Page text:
An experiment in designing with code

So late last year I decided to undertake an arduous task most designers are always telling themselves “they’ll do tomorrow” – update my portfolio. And not just update but a total, honest to goodness, from the ground up redesign.

After doing a bit of house keeping, defining some of the key personas that my site was going to target, writing some content, outlining what key metrics for success would be and how I could measure them… etc etc… I got to the part where it was time to put pixels to screens and start redesigning the UI. And while I was at it, I figured hey — why not try something new? Over the past couple of months I kept coming across article such as this. And this. Which talk about the idea of “designing in code”. But be it in articles or in discussions with my friends and coworkers, anytime the idea was discussed, it was in a pretty limited scope.

It’s one thing to animate an SVG or build out and “design” simple components in code. To prototype out already existing designs and design the interactions in that medium. It’s another to take an entire design, from initial sketches and ideas to production in nothing but a browser and editor.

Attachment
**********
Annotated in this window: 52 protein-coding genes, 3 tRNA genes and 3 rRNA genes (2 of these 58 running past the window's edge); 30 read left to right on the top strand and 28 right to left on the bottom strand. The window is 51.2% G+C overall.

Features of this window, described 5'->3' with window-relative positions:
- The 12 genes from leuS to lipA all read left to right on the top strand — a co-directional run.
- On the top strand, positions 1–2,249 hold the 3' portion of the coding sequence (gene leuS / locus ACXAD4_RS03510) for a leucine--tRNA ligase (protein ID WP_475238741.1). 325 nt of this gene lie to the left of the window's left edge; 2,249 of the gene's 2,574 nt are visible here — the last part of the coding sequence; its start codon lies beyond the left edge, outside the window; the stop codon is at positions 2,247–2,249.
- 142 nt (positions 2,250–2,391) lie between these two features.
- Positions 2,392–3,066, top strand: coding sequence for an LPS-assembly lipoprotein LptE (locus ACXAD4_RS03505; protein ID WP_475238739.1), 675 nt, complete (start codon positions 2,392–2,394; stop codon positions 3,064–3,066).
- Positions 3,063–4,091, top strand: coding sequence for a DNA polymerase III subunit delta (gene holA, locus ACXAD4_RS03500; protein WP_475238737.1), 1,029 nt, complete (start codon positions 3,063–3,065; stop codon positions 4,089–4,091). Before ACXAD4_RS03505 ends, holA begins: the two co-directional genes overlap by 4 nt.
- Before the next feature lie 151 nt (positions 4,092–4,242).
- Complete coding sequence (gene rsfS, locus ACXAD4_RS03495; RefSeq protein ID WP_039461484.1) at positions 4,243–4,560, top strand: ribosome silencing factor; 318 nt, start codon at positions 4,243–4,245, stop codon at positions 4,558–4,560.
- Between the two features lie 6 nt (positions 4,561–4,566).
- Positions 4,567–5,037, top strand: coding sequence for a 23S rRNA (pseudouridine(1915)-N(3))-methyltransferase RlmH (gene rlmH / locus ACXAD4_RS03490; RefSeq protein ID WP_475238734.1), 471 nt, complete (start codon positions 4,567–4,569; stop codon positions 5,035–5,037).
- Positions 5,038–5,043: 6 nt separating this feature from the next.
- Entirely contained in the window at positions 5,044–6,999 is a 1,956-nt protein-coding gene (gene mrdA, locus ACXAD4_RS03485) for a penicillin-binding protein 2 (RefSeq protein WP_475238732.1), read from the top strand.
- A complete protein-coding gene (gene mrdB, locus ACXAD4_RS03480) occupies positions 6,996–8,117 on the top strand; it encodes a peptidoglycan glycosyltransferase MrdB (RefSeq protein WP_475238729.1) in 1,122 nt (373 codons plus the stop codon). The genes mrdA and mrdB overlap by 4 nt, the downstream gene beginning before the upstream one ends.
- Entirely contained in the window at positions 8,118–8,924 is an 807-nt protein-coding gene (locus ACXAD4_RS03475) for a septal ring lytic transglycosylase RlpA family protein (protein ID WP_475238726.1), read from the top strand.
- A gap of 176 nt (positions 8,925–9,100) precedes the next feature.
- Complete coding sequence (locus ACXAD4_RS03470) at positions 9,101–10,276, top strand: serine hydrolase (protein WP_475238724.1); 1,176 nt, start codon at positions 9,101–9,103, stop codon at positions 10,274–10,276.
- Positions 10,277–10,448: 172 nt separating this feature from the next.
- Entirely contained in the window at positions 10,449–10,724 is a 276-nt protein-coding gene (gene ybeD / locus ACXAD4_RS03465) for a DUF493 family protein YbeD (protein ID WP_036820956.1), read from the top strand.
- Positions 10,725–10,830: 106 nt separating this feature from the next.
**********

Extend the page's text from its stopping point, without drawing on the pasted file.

“That sounds like a terrible idea!” I can hear you say… And yes, it does. But that’s never stopped me before so why should this time have been any different. Plus silly experiments can sometimes still net useful insights. I figured I’d try something new and hopefully have some fun along the way… or that’s how I justified the decision to myself anyway. The result?

A new portfolio

Ultimately I ended up with something I’m pretty happy with (for now). Would I do it again? Hell no – but I learned a ton along the way. About building type and colour systems that scale and work for both dev and design. About building simple as well as slightly more complex components. A ton about animation and trying to optimize performance. The list goes on but in terms of what I learned in relation to “designing in code” , here are the highlights:

The pros and what worked